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Stacking up the statistics on distracted driving

It’s no secret that distracted driving has become an epidemic. Even though most people understand the risks of texting while driving, many unfortunately still do.

Many people – especially teen drivers – simply cannot resist the ping of a new notification. Or, they think that sitting at stoplight reduces the risk of a crash enough to send a quick text. The statistics say otherwise.

The stats don’t lie

According to the latest data from the National Highway Traffic Safety Administration (NHTSA), almost 481,000 people use cellphones while driving during the day. Texting, checking sports’ scores, Snapchatting or posting on social media accounts – all are reasons people give for taking their eyes off the road. Checking a cellphone means the driver’s eyes leave the road for an average 4.6 seconds – the equivalent of driving the entire length of a football field blind at 55 mph.

If this isn’t scary enough, a recent study by Zendrive found that the NHTSA’s figures may be too conservative. Zendrive produces driver tracking software for taxi companies, rideshare companies like Uber or Lyft, delivery companies and others who want to keep tabs on driver safety. The company’s software uses cellphone tracking data to accomplish these goals.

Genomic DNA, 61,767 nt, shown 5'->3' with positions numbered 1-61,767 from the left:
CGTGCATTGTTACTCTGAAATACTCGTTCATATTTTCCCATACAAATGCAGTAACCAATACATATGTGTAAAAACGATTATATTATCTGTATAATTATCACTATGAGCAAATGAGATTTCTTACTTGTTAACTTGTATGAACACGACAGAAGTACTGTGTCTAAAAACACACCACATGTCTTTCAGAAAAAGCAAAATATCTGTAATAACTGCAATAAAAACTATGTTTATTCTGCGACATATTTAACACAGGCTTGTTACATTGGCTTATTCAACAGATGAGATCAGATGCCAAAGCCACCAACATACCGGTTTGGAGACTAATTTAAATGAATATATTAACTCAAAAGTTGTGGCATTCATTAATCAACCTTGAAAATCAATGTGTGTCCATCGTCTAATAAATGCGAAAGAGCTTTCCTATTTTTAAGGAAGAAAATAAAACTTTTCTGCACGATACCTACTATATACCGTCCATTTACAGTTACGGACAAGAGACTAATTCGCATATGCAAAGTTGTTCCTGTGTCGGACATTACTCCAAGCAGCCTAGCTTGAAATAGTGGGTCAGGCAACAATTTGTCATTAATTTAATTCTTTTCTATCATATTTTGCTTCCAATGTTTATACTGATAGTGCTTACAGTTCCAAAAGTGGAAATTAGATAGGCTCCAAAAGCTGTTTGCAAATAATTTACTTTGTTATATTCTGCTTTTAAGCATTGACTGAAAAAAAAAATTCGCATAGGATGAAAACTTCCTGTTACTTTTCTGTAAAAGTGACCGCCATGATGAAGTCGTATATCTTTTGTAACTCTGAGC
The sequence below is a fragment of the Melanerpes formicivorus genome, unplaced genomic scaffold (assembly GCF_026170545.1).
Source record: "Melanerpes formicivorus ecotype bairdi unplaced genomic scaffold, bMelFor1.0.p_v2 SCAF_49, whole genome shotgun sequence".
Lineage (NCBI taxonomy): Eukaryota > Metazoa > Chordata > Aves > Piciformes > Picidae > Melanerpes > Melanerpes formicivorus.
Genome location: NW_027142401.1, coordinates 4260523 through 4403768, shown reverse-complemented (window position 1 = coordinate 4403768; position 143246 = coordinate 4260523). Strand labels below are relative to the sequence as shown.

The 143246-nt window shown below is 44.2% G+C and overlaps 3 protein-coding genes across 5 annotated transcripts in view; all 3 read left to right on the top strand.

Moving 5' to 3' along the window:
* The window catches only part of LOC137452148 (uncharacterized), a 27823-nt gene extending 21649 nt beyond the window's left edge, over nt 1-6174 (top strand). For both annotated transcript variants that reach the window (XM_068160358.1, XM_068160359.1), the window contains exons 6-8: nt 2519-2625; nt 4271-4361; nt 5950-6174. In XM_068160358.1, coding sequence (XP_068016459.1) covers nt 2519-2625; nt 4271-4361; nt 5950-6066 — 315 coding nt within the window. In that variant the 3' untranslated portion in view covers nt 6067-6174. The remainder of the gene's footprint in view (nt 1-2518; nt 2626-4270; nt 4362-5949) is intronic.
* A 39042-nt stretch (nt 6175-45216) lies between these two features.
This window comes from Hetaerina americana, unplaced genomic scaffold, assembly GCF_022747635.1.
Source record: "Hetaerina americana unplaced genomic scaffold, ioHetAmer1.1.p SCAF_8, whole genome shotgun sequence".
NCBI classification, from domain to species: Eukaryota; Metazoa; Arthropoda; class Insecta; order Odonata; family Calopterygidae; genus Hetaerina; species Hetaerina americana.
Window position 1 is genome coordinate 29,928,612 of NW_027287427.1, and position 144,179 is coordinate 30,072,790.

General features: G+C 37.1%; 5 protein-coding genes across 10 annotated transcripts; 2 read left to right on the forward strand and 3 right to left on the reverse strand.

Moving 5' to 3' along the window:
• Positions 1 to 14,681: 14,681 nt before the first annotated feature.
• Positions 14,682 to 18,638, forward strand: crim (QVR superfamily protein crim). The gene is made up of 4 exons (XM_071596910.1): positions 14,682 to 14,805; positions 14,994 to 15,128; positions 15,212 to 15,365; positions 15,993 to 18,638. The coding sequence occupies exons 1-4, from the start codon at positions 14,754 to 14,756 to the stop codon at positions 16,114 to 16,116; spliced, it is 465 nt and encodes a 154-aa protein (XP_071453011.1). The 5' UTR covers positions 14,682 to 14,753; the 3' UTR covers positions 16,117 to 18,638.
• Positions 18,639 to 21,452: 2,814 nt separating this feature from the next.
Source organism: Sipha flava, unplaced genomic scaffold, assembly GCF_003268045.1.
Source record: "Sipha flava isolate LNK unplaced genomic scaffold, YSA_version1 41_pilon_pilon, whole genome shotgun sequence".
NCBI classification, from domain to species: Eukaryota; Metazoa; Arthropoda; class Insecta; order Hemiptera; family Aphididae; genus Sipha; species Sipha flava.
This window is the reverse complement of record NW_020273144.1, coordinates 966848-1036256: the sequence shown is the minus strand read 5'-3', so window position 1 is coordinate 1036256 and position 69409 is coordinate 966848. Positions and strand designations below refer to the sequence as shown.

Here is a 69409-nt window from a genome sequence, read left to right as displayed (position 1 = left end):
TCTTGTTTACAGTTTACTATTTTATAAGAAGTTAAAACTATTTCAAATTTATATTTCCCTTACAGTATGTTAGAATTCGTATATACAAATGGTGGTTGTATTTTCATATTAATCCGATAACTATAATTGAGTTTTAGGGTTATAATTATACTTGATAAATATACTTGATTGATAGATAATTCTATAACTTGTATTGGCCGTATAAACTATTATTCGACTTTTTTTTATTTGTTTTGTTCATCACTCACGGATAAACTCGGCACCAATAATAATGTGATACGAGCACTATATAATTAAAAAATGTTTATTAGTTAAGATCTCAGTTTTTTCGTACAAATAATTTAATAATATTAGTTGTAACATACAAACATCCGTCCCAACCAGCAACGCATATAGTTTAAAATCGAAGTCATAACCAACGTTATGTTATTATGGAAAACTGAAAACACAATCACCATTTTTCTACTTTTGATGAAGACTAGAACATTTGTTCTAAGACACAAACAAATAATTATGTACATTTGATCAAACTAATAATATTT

According to their 2018 Distracted Driving Snapshot, more than 69 million drivers use their cellphones while driving each day nationwide. That amounts to 60 percent of drivers daily, and 40 percent of drivers in any given hour. Far from the average 4.6 seconds it takes to send or receive a text, the Zendrive study also found that most distracted drivers use their phones for an average of 3.5 minutes for every hour they drive. At 55 mph, this equates to driving 42 football fields, or 2.3 miles – blind.

How New Jersey stacks up

Perhaps it’s no wonder, then, that distracted driving is fast becoming one of the primary causes of motor vehicle accidents. According to New Jersey state statistics, distracted driving accounted for 804,000 car accidents between 2011 and 2015 (the latest data available). In response, last summer the state raised the minimum penalties for texting while driving to $400 on the first offense, $600 for a second offense and $800 plus 90 days’ license suspension for third and subsequent offenses.

Unfortunately, these penalties apparently still need time to affect lasting change. The most sobering conclusion from Zendrive’s study is that despite these well-documented statistics, distracted driving got worse in every state except Vermont over the last year. New Jersey ranks as the 20th most distracted state on their list. If the study proves anything, it will take more than just the law to curb the pandemic of distracted driving. All drivers must take responsibility for keeping our roads and highways safe.

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